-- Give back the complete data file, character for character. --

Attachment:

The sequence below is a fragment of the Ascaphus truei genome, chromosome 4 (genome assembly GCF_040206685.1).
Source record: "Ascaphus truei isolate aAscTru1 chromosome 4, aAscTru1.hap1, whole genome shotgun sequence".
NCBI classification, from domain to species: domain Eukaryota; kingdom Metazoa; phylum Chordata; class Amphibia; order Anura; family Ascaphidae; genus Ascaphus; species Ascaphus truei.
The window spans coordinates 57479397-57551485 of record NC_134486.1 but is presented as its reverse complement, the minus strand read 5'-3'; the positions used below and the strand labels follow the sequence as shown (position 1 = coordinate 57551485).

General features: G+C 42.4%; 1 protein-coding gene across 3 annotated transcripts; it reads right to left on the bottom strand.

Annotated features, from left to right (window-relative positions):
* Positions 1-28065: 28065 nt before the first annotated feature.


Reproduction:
The sequence below is a fragment of the Ascaphus truei genome, chromosome 4 (genome assembly GCF_040206685.1).
Source record: "Ascaphus truei isolate aAscTru1 chromosome 4, aAscTru1.hap1, whole genome shotgun sequence".
NCBI classification, from domain to species: domain Eukaryota; kingdom Metazoa; phylum Chordata; class Amphibia; order Anura; family Ascaphidae; genus Ascaphus; species Ascaphus truei.
The window spans coordinates 57479397-57551485 of record NC_134486.1 but is presented as its reverse complement, the minus strand read 5'-3'; the positions used below and the strand labels follow the sequence as shown (position 1 = coordinate 57551485).

General features: G+C 42.4%; 1 protein-coding gene across 3 annotated transcripts; it reads right to left on the bottom strand.

Annotated features, from left to right (window-relative positions):
* Positions 1-28065: 28065 nt before the first annotated feature.